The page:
This week, "the world's largest gathering ever on climate change” united politicians, activists, investors, business executives and nonprofit leaders in a rally to address our warming planet. The original goal of the U.N. Climate Summit was to create momentum leading up to the 2015 United Nations Framework Convention on Climate Change in Paris. What transpired was a week-long climate rally, going far beyond most expectations. Many organizations took this moment in time as an opportunity to make major, game-changing commitments:
- The City of New York, host to this week's events, kicked things off with a commitment to reduce the city's greenhouse gas (GHG) emissions by 80 percent by 2050 from 2005 levels. Mayor Bill de Blasio stated the city had "a moral imperative to act." The plan largely focuses on updating buildings – the city's biggest source of emissions.
- For the first time, world leaders endorse a global timeline to cut natural forest loss in half by 2020, and strive to end deforestation by 2030. The "New York Declaration on Forests” is endorsed by dozens of governments, influential civil society groups and some of the world's largest companies. The plan to drastically diminish deforestation would reduce between 4.5 billion and 8.8 billion tons of GHG emissions annually – "equivalent to removing every car in the world from the road.”
- Total divested funds from the fossil fuel industry reached $50 billion this week, with major announcements from leading organizations like The Rockefeller Brothers Fund, founded using profits from Standard Oil Company. The fund's president, Stephen Heintz, says the move is a symbolic gesture, "to send financial signals and bring visibility to the issue.”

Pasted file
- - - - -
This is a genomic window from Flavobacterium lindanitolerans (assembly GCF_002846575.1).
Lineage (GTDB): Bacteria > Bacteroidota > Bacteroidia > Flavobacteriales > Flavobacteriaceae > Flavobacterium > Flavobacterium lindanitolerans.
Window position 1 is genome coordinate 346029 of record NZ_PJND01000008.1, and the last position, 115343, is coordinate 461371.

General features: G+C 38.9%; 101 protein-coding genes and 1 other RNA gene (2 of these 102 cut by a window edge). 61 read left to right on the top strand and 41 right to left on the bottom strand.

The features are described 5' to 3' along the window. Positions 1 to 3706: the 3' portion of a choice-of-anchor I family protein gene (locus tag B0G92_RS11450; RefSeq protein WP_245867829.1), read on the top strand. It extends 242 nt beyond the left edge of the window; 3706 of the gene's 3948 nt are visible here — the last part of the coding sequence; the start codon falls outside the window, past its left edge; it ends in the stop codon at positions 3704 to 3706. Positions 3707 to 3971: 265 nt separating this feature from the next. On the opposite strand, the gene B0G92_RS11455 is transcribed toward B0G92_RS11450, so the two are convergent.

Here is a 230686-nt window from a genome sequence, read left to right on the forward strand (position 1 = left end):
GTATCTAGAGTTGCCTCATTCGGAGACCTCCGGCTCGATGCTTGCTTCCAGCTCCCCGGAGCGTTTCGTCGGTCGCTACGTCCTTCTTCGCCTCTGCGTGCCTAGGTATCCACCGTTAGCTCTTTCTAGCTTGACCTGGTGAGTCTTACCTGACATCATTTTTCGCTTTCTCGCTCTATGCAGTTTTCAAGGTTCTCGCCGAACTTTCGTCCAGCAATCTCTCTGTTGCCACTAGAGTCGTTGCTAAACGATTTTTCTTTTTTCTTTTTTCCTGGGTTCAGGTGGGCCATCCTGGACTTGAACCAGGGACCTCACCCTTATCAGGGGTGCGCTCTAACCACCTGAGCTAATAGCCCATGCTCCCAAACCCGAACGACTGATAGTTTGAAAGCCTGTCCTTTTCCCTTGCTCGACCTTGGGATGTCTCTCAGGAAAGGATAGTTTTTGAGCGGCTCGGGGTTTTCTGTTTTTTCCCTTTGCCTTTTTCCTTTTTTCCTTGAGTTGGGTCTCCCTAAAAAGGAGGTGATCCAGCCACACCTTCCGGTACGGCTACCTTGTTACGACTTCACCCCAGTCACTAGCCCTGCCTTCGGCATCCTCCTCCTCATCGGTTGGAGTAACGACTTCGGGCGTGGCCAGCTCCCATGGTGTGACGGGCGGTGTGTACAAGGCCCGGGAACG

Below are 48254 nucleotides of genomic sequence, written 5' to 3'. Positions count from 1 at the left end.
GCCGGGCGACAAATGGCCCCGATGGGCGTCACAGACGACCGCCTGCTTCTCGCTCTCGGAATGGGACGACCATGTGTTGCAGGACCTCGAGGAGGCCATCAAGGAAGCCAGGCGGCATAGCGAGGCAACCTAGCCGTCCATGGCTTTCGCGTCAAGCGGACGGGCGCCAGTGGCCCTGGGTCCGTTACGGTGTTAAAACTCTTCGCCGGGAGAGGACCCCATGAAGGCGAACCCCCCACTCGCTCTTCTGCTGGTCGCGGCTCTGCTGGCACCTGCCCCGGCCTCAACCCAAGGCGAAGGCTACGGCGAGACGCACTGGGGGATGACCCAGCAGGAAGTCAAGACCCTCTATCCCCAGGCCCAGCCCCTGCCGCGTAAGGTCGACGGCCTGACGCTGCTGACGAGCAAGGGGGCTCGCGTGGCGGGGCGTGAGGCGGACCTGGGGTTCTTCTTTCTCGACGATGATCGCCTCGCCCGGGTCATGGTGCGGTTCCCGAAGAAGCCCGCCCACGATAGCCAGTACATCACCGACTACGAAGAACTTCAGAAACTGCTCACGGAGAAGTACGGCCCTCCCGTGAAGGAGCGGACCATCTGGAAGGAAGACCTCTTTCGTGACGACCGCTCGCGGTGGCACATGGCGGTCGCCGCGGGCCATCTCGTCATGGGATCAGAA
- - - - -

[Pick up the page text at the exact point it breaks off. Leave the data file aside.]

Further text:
- We Mean Business, a coalition of industry organizations and businesses such as BSR, Ceres, CDP, Nike, UPS and Sprint*, launched its first report. "The Climate Has Changed” report shows how low-carbon projects can yield strong business returns.
These commitments and urgent calls for action were delivered by some of the most influential individuals in society, with President Obama, U.N. Messenger of Peace Leonardo DiCaprio and World Bank President Jim Yong Kim presenting a united front. Their presence was coupled with the 300,000 people who took to the streets on Sunday as part of the People's Climate March and the unique collection of business, governments and NGOs around a shared purpose to change. The result of this week's events was significant as new players became vocal advocates and bold goals were announced, perhaps signaling a turning point in progress. Even Apple CEO Tim Cook took the stage at Climate Week, taking a stronger stance than ever before on climate action, stating, "From our point of view, the time for inaction has passed.”